The Ten Percent Happier podcast has just posted an interview with Bhikkhu Anālayo. The interview discusses one of his recent books, Mindfully Facing Climate Change:
I’ll bet the good folks of Lismore and Ballina are super-grateful right now for the opportunity. And here in Sydney, we’re hoping for some great opportunities later this afternoon to practice mindfully watching peoples houses being swept away and their lives ruined.
Climate change isn’t about self-improvement. We keep the fossil fuels in the ground, or we face the end of the world in the knowledge that we did it.
(The second of three stages of the IPCC sixth assessment report came out on Monday; it’s already off the front pages of the news, if it ever got there.)
Those are good points, Venerable. But the interview does not say that we should sit around doing nothing. I have personally found it worthwhile listening to, especially in light of the IPCC report.
The ongoing rains are helping fungi to flourish and speed up decomposition. What we see on the surface and commonly call mushrooms are just the fungal fruiting bodies. Beneath the surface are hidden vast mycelial networks that are providing vital services not only to plants but whole ecological communities. Their great potential to help transform our polluted world back to health is only starting to be utilised by scientists to reduce pollution and climate change. Their innovative ideas seem like rays of sunlight to brighten the rainy day when news are full of flood reports and disaster warnings.
Here is an example of a good opportunity:
‘the origin of suffering should be given up.’
that conflagration is indeed very terrible. But is there, venerable sir, any other conflagration more terrible and frightful than that one?”
“There is, bhikkhu.”
“But what, venerable sir, is that conflagration more terrible and frightful than that one?”
“Those ascetics or brahmins, bhikkhu, who do not understand as it really is: ‘This is suffering’ … ‘This is the way leading to the cessation of suffering’— … they delight in volitional formations that lead to death, in volitional formations that lead to sorrow, lamentation, pain, displeasure, and despair. Having generated such volitional formations, they are burnt by the conflagration of … death, sorrow, lamentation, pain, displeasure, and despair. They are not freed from rebirth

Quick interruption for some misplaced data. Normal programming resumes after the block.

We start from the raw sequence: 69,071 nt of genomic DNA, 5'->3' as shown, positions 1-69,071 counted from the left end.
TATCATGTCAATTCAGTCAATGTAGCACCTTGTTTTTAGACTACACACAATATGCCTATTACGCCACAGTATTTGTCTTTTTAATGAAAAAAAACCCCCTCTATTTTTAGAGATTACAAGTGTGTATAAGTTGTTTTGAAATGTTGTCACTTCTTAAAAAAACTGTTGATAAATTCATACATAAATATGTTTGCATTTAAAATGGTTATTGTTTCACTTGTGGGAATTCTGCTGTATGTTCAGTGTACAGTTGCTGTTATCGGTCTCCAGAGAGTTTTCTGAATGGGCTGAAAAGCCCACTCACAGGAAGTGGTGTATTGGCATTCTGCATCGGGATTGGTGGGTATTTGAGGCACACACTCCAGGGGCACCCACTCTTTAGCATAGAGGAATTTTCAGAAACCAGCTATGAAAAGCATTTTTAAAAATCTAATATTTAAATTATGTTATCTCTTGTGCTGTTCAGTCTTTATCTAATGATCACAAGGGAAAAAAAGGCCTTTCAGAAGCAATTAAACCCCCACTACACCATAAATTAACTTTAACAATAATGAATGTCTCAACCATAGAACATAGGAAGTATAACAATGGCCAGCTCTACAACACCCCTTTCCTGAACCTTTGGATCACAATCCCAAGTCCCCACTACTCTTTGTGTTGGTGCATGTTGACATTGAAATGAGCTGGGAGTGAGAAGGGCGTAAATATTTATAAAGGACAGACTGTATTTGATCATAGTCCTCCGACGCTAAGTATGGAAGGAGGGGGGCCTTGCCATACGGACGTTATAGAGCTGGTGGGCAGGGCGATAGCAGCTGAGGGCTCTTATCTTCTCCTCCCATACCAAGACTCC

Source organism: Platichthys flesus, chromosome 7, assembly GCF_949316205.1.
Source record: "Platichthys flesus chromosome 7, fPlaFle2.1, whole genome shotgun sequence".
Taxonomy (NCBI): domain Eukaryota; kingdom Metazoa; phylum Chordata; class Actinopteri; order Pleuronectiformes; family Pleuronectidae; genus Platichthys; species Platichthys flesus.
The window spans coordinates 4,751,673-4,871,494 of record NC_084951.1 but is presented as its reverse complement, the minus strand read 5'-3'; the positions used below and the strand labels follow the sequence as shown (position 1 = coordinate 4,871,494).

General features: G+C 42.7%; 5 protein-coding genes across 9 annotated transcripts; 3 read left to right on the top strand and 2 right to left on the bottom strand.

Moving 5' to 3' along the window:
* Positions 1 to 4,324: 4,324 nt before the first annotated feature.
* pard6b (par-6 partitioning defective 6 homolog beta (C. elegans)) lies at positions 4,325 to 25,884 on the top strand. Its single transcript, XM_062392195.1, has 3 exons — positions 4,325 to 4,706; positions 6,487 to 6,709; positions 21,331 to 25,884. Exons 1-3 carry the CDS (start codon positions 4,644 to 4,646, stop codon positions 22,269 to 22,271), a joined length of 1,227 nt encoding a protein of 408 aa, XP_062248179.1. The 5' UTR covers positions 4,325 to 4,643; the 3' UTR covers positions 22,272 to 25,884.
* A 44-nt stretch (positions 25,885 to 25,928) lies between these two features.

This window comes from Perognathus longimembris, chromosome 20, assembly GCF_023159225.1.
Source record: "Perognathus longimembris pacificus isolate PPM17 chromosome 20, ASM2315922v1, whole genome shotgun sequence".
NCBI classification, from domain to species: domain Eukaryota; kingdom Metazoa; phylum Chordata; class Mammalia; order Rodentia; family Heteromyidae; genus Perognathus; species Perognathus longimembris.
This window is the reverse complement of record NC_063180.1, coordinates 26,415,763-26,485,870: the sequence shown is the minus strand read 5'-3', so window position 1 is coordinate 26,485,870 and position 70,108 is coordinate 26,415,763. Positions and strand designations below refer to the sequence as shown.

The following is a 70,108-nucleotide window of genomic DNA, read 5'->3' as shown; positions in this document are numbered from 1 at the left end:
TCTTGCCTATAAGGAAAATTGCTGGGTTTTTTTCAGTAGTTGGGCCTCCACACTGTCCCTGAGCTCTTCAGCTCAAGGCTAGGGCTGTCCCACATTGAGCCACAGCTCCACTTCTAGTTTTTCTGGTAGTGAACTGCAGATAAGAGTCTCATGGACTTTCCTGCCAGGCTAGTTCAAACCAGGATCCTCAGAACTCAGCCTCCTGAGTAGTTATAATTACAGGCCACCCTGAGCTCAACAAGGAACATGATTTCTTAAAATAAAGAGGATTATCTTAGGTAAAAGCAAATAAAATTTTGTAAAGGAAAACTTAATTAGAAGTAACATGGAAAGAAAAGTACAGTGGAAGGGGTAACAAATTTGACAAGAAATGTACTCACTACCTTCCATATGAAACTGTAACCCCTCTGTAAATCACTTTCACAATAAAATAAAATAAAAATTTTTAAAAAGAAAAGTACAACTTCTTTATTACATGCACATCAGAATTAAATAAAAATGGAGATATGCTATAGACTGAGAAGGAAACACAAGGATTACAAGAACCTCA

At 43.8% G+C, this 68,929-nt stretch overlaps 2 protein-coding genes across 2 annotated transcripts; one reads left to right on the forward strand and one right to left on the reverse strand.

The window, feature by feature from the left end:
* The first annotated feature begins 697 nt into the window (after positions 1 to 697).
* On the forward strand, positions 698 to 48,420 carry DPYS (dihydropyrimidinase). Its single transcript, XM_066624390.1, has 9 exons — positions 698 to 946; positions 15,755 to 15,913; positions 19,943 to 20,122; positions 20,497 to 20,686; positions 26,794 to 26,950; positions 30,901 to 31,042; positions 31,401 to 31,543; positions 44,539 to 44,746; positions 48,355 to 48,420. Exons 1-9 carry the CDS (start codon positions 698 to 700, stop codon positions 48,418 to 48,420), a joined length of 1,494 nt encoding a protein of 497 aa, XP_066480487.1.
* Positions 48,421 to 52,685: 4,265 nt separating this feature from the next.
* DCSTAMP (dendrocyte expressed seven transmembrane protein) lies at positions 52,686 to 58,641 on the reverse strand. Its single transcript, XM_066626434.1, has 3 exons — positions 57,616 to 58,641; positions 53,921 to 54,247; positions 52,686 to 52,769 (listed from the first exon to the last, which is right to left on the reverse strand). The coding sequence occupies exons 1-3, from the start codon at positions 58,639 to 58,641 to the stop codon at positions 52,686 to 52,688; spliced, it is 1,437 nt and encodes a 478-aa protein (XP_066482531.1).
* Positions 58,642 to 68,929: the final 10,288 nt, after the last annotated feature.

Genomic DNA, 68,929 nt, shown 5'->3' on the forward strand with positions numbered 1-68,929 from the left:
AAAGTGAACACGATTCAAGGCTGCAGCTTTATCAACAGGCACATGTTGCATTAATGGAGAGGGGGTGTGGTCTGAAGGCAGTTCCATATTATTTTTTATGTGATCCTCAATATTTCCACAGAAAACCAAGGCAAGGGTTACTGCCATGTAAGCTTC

~ SN 56.43
Climate change is indeed a touchy topic. It is very important that we must not cling to the view that there is one perfect climate for the planet or that our current climate (or climates in the past, pre-global warming) were that perfect climate.
Some beings, some animals, some creatures prefer and thrive under a warmer climate. Some beings, some animals, some creatures prefer and thrive under a colder climate. Some in a drier climate. Some in a wetter climate. Some in a neither wet nor dry nor warm nor cold climate, but a temperate one. Any climate that exists will be unpleasant for some beings and pleasant for others.
If the climate of a region warms up, the beings that depend on and thrive from the heat experience pleasures. Their pains and struggles decrease, as they live much easier in the warmer climate. However, if the climate of a region warms up, the beings that depend on and thrive from a cooler climate experience a loss of pleasure. Their pains and struggles increase, as they live with much more difficulty in a warmer climate.
The same reasoning would apply if the carbon in the atmosphere caused mass cooling instead of warming. Of if climate change decreased the frequency of floods and natural disasters.
If dinosaurs were around today and could speak, they certainly would prefer a warmer climate. The world they would prefer would be different than ours. If mammoths were around today and could speak, they certainly would prefer an ice age. Their ideal environment and world would be different than those of modern day humans.
So the world may in full or in part “end” because of climate change, but what will happen in practice is that habitats will shift. Forests may become ocean habitats. Grasslands become deserts. Taiga becomes jungle etc. With regards to survival, some species and individuals will benefit from these changes while other species and individuals will not.
For example, as the planet warms, avian creatures with larger beaks and legs have an easier time surviving because larger bodies are better able to regulate temperature and dissipate heat. Previously, larger beaked and legged animals were a disadvantage because a larger animal needs to consume more calories and food to survive. Previously smaller beaked and legged animals were advantaged because they did not need to eat as much calories and the ability to dissipate heat was not as needed.
Unfortunately for them and us, climate is a conditioned thing. It is impermanent and it will change whether we like it or not. Those deserts won’t stay deserts forever. Those jungles won’t stay jungles forever. Things will constantly shift.
Seeing human beings perish because of climate change is a difficult thing. But let’s not forget every moment, tens of thousands of beings perish in the wild each minute. The world has much death that we fail to notice.